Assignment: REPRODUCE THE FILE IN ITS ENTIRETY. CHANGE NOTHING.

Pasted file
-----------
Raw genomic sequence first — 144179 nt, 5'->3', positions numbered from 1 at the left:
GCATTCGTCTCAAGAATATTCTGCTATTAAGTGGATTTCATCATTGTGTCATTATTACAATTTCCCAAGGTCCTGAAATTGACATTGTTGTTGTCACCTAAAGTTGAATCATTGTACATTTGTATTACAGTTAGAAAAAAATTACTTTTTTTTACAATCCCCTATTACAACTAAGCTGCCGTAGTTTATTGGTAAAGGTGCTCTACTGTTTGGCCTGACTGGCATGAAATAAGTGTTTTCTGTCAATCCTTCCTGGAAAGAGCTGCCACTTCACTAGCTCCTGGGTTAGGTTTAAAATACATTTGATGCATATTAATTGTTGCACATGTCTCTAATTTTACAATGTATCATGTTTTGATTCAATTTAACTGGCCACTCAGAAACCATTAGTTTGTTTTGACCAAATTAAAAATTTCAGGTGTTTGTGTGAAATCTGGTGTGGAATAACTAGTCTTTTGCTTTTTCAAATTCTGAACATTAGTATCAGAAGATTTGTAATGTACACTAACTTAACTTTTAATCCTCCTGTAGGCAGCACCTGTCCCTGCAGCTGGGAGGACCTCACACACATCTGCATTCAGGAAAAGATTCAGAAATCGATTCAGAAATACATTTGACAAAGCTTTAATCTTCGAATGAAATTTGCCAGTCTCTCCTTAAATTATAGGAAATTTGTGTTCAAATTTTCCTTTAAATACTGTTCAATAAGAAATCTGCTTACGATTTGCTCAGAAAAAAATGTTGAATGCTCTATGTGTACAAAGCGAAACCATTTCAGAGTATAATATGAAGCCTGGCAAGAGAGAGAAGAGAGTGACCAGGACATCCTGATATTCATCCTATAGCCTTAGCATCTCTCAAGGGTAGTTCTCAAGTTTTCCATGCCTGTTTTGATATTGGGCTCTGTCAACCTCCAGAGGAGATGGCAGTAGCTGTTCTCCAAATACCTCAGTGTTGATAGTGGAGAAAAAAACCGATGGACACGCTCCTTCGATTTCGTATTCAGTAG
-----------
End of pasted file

Raw genomic sequence first — 144179 nt, 5'->3', positions numbered from 1 at the left:
GCATTCGTCTCAAGAATATTCTGCTATTAAGTGGATTTCATCATTGTGTCATTATTACAATTTCCCAAGGTCCTGAAATTGACATTGTTGTTGTCACCTAAAGTTGAATCATTGTACATTTGTATTACAGTTAGAAAAAAATTACTTTTTTTTACAATCCCCTATTACAACTAAGCTGCCGTAGTTTATTGGTAAAGGTGCTCTACTGTTTGGCCTGACTGGCATGAAATAAGTGTTTTCTGTCAATCCTTCCTGGAAAGAGCTGCCACTTCACTAGCTCCTGGGTTAGGTTTAAAATACATTTGATGCATATTAATTGTTGCACATGTCTCTAATTTTACAATGTATCATGTTTTGATTCAATTTAACTGGCCACTCAGAAACCATTAGTTTGTTTTGACCAAATTAAAAATTTCAGGTGTTTGTGTGAAATCTGGTGTGGAATAACTAGTCTTTTGCTTTTTCAAATTCTGAACATTAGTATCAGAAGATTTGTAATGTACACTAACTTAACTTTTAATCCTCCTGTAGGCAGCACCTGTCCCTGCAGCTGGGAGGACCTCACACACATCTGCATTCAGGAAAAGATTCAGAAATCGATTCAGAAATACATTTGACAAAGCTTTAATCTTCGAATGAAATTTGCCAGTCTCTCCTTAAATTATAGGAAATTTGTGTTCAAATTTTCCTTTAAATACTGTTCAATAAGAAATCTGCTTACGATTTGCTCAGAAAAAAATGTTGAATGCTCTATGTGTACAAAGCGAAACCATTTCAGAGTATAATATGAAGCCTGGCAAGAGAGAGAAGAGAGTGACCAGGACATCCTGATATTCATCCTATAGCCTTAGCATCTCTCAAGGGTAGTTCTCAAGTTTTCCATGCCTGTTTTGATATTGGGCTCTGTCAACCTCCAGAGGAGATGGCAGTAGCTGTTCTCCAAATACCTCAGTGTTGATAGTGGAGAAAAAAACCGATGGACACGCTCCTTCGATTTCGTATTCAGTAG